Another second-generation selective ALK inhibitor receiving Breakthrough Therapy designation by the FDA is alectinib (CH5424802/RO5424802). Alectinib has demonstrated activity against the L1196M gatekeeper mutation, as well as wild-type ALK and C1156Y mutation in preclinical models.37 The increased potency of alectinib is believed to be related to a unique hydrogen-bonding network in the ATP binding site. The first in human Phase I/II trial in ALK-positive NSCLC patients demonstrated tumor regression at all dose levels.43 Toxicities included myalgia, hypophosphatemia, neutropenia, hypermagnesemia, and elevation in CPK. The Phase II portion of this study included 46 patients and revealed an ORR of 93.5%, including two complete responses.44 It is important to note that patients treated in this study were crizotinib naïve. Significant decreases in tumor sizes were noted in 65% of patients by 3 weeks and in 87% of patients by 6 weeks, with a response duration of more than 10 months. Additional toxicities included rash, dysgeusia, constipation, and elevations in AST, bilirubin, and creatinine. Visual disorders and gastrointestinal toxicities were mild and rare. Alectinib has also been studied in a Phase I trial of 37 crizotinib-resistant NSCLC patients that demonstrated an ORR of 59.5% at therapeutic doses defined as >460 mg twice daily.45 The population included 21 patients with CNS metastases with an ORR within the brain of 53%.46

A dual ALK/EGFR inhibitor, AP26113 (ARIAD Pharmaceuticals Inc., Cambridge, MA, USA), has been developed with TKI activity on L1196M (ALK variant) and T790M (EGFR variant) mutations, but not native EGFR.47 The updated results of the dose-finding study included 44 patients with advanced malignancies excluding leukemia. The ORR in the evaluable ALK-positive population was 56%, and 67% in the group with documented exposure to crizotinib. Additionally, four of five patients with active CNS disease demonstrated radiographic improvement. Fatigue, nausea, and diarrhea of any grade were reported in over a quarter of patients. Grade 3 or 4 toxicities in 4%–5% of patients included fatigue, diarrhea, pneumonia, and hypoxia.

Other emerging strategies against the ALK driver mutation include heat shock protein 90 (HSP90) inhibitors. HSP90 is a molecular chaperone that can be present in an abundant amount in tumor cells.48 ALK and ALK fusion proteins are chaperone proteins of HSP90, and binding of ALK to HSP90 inhibits its degradation. Thus inhibition of HSP90 will limit the binding of ALK to HSP90 and enhance the degradation of ALK. In preclinical studies, HSP90 inhibition has led to antitumor activity in ALK-positive NSCLCs, including tumors with crizotinib resistance.49 IPI-504 and STA9090, both HSP90 inhibitors in development, have shown activity in a limited number of ALK-positive NSCLC patients. Because mechanisms of resistance are varied, it is unclear if these drugs will be effective in all patients or merely in a subset of patients with crizotinib resistance.50 Table 1 represents a sample of trials in the ALK (+) population available through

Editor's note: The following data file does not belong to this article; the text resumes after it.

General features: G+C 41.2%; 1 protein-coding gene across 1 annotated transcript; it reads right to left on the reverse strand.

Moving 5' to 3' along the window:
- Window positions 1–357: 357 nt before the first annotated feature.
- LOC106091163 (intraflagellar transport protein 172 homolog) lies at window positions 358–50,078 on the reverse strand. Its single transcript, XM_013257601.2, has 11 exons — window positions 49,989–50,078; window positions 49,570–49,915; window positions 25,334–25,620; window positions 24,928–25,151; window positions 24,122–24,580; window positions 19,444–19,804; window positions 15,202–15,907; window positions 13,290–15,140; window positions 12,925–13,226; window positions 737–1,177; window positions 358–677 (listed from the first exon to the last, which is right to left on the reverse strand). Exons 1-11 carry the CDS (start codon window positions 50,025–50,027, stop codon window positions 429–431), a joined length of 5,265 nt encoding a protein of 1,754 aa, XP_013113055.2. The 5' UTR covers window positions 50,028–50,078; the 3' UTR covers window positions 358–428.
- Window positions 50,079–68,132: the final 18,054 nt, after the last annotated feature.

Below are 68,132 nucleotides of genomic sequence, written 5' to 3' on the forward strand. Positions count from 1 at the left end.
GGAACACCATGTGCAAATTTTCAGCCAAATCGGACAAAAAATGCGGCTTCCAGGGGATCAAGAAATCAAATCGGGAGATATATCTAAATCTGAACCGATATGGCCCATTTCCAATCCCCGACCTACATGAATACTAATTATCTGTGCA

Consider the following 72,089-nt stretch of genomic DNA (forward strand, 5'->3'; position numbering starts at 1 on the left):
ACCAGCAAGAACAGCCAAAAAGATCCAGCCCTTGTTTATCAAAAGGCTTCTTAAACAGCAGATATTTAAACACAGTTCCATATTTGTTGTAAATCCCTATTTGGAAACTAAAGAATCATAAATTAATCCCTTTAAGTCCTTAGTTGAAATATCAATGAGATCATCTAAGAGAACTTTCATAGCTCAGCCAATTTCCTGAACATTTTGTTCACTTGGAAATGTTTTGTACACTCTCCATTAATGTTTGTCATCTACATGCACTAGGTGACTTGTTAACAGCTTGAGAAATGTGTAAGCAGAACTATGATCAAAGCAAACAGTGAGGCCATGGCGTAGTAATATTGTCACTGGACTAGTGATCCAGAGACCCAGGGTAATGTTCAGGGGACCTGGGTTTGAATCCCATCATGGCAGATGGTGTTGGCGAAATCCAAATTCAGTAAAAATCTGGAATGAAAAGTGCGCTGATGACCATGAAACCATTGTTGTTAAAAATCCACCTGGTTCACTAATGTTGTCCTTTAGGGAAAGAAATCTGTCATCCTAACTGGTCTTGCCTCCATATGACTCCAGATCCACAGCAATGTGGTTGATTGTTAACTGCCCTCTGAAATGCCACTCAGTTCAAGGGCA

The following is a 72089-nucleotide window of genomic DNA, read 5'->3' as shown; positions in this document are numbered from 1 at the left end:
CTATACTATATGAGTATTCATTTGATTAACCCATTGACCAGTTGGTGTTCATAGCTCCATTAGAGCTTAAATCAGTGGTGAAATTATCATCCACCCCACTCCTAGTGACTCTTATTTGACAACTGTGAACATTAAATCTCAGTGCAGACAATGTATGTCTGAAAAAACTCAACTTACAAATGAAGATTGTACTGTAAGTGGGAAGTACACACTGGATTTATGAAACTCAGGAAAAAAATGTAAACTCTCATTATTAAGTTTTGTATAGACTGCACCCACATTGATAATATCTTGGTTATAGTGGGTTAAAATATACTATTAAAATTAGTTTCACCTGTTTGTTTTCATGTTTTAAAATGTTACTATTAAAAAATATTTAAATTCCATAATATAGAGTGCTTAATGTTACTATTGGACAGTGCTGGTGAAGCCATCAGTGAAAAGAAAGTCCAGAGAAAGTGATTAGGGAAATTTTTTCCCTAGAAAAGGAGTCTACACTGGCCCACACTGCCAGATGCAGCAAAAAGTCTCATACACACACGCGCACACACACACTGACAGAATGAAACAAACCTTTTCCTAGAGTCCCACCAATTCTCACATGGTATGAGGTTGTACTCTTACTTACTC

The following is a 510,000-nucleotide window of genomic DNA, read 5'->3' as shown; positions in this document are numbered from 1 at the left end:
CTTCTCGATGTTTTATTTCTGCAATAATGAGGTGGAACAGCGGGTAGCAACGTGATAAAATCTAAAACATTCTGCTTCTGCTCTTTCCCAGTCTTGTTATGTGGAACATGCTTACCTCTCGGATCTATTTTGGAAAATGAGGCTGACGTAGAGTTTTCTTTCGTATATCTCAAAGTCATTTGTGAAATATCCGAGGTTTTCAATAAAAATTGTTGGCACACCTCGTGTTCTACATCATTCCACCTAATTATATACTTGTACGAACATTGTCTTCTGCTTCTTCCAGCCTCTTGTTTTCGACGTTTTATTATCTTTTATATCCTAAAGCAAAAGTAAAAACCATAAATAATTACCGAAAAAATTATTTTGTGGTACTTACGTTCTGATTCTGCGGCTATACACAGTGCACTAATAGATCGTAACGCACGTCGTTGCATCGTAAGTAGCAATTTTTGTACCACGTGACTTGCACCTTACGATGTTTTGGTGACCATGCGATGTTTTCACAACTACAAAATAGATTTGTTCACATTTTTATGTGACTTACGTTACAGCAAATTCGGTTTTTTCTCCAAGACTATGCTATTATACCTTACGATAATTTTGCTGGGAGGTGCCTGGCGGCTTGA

Table 1 Sample of currently active clinical trials
Note: Data from
Abbreviations: ALK, anaplastic lymphoma kinase; TKI, tyrosine kinase inhibitors.

Implications for enhanced quality of life

This process of discovery of ALK gene rearrangement, rapid movement of targeted treatment through clinical trials, and early investigation of resistance mechanisms has established a new model for personalized medicine. Investigators not only simultaneously gained FDA approval and explored resistance mechanisms, they also elucidated the effect crizotinib would have on quality of life. Both the Phase II and Phase III trials used the European Organization for Research and Treatment of Cancer (EORTC) Quality of Life Questionnaire-Core 30 (QLQ-C30) and the lung cancer module (QLQ-LC13).14,51 The QLQ-C30 includes five functional domains, eight symptoms, global health, and financial impact.52,53 Patient reported outcomes are based on their responses in accordance with a four-point scale from “not at all” to “very much”. The raw scores are then converted to a scale from 0 to 100. Higher scores reflect a greater symptom burden, but also reflect a higher level of function. The QLQ-LC13 includes 13 symptom scales common to lung cancer patients undergoing treatment with chemotherapy or radiation. The Phase II study reported a ≥10 point improvement in pain, cough, dyspnea, and fatigue; the majority of these improvements were noted by the second cycle of therapy.51 Likewise, the Phase III trial demonstrated a significant reduction in alopecia, cough, dyspnea, fatigue, and pain from baseline in the group treated with crizotinib.14 Progression of symptoms was also significantly delayed in the crizotinib group (median 5.6 months crizotinib vs median 1.4 months chemotherapy). Finally, there was a meaningful improvement in global quality of life by cycle 4 in the crizotinib group that was not observed in the chemotherapy treated patients.

Conclusion and future perspective